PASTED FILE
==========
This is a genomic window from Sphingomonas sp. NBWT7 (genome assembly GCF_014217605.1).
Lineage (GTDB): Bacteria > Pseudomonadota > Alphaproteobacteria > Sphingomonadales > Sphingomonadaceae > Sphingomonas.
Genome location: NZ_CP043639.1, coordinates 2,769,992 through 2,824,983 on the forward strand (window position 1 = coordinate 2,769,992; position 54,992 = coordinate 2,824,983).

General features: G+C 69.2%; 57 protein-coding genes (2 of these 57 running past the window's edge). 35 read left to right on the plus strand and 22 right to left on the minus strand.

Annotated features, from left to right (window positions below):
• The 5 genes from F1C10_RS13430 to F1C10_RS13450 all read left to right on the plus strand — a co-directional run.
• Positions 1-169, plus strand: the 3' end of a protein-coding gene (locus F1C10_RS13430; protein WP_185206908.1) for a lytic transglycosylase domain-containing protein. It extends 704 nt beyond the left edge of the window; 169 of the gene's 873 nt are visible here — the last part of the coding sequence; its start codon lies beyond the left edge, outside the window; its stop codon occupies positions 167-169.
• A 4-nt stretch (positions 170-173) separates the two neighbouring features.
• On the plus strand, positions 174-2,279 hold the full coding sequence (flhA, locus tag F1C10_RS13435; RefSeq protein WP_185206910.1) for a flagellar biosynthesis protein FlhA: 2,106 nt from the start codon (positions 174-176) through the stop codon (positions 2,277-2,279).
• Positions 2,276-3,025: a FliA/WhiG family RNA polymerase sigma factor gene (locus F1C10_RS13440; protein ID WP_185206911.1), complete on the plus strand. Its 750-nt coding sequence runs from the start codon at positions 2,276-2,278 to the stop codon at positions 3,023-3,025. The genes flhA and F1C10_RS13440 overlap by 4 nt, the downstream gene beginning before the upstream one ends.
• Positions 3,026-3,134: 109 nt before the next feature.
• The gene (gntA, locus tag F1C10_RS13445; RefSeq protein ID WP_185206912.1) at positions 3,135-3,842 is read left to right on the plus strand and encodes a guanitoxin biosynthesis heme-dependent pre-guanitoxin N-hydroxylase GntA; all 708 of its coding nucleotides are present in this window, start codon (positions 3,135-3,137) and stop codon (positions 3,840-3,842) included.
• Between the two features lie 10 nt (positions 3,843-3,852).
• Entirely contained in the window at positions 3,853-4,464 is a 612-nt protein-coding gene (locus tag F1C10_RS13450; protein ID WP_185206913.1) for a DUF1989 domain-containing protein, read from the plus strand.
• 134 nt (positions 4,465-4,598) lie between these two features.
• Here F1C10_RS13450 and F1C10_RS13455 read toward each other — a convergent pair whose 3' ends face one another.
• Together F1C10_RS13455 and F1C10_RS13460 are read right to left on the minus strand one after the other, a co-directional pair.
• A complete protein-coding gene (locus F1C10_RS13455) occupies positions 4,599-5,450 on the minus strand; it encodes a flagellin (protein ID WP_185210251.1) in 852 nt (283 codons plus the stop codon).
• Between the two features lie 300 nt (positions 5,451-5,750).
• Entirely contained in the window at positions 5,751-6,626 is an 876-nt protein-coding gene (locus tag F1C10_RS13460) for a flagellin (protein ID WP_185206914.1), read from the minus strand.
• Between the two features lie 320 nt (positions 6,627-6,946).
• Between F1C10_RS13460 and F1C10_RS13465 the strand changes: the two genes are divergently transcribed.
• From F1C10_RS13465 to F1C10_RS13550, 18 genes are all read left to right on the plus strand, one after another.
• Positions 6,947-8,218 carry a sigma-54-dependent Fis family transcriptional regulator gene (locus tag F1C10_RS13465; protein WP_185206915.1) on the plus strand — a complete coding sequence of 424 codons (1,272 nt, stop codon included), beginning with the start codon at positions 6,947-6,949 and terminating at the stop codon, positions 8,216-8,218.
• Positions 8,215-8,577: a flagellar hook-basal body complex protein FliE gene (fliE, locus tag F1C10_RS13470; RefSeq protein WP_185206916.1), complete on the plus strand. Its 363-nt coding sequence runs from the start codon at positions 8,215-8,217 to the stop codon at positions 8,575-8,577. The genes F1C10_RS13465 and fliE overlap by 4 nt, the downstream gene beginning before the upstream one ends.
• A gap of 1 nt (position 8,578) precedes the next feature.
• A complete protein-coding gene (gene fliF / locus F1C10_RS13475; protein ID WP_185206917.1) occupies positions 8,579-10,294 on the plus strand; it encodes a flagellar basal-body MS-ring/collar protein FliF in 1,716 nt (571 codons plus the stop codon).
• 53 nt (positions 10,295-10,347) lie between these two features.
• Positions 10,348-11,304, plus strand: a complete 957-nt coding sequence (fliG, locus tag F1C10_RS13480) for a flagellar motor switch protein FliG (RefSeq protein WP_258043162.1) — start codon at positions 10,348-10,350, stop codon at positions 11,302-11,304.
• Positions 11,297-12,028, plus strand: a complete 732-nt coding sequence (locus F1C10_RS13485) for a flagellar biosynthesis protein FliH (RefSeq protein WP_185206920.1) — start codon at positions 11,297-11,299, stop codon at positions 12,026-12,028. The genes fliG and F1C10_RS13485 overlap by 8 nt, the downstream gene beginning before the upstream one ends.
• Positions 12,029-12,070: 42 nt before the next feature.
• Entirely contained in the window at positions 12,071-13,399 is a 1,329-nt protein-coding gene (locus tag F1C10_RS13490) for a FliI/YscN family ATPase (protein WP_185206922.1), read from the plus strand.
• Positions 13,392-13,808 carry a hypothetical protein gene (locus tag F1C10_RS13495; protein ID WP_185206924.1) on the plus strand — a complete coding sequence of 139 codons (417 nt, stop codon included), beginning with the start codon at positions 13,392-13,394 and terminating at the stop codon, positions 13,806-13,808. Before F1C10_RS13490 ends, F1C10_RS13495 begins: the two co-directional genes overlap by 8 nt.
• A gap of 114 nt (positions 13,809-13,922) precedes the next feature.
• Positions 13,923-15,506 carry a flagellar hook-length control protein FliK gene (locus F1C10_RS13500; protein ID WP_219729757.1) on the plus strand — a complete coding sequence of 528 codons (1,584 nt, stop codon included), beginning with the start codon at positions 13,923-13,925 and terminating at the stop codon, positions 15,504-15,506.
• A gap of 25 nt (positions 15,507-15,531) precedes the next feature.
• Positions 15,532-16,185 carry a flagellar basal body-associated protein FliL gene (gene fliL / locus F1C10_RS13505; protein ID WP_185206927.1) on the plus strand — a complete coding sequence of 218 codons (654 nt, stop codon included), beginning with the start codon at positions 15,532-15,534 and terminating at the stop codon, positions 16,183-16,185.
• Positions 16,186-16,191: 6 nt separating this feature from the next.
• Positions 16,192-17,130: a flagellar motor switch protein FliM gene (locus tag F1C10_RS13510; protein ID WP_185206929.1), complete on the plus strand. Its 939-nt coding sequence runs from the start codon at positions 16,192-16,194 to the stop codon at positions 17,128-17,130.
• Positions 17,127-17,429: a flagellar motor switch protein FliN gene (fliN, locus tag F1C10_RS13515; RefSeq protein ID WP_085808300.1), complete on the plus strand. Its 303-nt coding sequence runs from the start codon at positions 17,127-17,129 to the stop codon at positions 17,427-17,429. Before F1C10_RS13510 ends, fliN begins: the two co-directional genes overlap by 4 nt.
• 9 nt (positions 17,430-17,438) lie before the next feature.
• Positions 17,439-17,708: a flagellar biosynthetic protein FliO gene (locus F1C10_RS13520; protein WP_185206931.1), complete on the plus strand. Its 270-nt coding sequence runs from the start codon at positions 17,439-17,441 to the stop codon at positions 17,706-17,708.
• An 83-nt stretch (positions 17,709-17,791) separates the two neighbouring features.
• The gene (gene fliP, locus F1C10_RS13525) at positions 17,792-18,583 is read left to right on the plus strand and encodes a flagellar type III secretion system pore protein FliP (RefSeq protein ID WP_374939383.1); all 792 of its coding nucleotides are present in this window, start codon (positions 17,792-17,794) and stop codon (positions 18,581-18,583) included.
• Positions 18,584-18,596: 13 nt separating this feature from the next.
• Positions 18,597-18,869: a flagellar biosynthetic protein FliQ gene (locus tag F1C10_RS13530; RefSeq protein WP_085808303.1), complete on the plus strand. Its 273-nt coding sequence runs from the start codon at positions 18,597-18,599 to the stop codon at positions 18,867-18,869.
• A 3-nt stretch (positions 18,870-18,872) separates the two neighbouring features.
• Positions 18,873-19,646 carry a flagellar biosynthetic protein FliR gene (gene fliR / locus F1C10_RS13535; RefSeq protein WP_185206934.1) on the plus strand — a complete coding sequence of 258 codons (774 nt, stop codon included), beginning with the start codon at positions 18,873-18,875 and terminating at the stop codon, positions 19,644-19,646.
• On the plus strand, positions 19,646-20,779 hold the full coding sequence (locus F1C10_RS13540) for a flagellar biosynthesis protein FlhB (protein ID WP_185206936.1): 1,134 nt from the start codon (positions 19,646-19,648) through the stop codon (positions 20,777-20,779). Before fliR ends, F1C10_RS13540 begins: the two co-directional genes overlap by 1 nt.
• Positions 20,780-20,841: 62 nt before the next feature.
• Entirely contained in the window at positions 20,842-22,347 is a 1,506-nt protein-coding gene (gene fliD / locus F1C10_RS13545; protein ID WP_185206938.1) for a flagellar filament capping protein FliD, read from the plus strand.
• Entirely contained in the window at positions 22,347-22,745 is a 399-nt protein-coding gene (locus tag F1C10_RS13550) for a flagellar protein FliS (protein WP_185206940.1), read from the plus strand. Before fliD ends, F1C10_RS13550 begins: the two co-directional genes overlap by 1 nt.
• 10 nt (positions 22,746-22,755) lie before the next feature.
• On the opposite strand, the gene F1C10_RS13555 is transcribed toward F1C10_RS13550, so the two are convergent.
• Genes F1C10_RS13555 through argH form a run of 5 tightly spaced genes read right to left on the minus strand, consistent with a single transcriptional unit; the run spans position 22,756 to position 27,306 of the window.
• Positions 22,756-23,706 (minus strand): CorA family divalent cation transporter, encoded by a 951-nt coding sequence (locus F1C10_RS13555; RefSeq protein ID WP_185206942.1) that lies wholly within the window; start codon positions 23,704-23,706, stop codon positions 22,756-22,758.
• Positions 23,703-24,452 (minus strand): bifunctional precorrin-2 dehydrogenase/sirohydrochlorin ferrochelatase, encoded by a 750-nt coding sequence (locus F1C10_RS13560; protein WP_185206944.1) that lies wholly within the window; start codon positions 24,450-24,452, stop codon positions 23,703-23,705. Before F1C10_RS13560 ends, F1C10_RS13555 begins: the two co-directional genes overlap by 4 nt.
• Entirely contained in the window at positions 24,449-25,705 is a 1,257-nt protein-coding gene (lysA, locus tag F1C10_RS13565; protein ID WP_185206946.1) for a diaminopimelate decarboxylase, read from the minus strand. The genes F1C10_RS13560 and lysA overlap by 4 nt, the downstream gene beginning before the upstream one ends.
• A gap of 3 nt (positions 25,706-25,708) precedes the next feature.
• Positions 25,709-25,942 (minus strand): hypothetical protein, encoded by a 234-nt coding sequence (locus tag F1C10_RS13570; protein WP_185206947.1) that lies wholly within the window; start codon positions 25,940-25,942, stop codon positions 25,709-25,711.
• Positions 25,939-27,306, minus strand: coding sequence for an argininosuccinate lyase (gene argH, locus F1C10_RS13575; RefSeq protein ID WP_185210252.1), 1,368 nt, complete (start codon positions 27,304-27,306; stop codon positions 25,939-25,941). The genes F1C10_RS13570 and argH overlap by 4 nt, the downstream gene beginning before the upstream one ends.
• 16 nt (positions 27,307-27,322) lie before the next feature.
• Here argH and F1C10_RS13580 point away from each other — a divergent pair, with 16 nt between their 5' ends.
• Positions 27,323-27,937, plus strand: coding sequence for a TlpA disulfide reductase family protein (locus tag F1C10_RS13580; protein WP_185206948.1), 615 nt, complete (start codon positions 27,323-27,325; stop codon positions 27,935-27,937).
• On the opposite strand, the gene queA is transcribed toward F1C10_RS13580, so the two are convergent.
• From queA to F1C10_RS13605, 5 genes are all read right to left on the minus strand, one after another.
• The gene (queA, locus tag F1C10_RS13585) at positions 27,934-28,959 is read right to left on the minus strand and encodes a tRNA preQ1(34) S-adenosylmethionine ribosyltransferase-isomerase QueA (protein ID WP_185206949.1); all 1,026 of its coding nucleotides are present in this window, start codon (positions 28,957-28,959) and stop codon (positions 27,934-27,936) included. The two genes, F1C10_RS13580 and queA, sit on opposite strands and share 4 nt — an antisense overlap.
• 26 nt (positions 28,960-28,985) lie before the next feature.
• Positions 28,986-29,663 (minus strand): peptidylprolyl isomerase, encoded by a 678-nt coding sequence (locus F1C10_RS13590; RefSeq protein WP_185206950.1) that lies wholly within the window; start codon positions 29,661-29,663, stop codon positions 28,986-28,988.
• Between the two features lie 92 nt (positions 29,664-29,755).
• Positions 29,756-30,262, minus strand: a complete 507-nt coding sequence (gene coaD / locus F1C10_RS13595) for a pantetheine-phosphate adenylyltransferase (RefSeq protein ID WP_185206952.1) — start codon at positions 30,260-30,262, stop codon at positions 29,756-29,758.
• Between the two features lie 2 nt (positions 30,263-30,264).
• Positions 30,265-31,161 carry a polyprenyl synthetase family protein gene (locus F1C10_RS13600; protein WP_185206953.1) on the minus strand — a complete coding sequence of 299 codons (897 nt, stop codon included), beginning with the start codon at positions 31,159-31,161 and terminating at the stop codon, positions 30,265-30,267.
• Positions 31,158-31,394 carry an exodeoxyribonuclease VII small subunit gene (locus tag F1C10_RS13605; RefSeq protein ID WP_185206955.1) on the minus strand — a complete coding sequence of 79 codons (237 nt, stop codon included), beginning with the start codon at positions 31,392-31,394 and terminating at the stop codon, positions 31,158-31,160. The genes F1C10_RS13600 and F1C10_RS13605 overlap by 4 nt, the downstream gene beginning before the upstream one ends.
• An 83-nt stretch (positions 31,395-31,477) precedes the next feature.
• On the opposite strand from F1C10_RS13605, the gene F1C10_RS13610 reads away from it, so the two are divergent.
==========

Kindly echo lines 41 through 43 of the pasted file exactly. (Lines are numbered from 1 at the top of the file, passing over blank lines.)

• 9 nt (positions 17,430-17,438) lie before the next feature.
• Positions 17,439-17,708: a flagellar biosynthetic protein FliO gene (locus F1C10_RS13520; protein WP_185206931.1), complete on the plus strand. Its 270-nt coding sequence runs from the start codon at positions 17,439-17,441 to the stop codon at positions 17,706-17,708.
• An 83-nt stretch (positions 17,709-17,791) separates the two neighbouring features.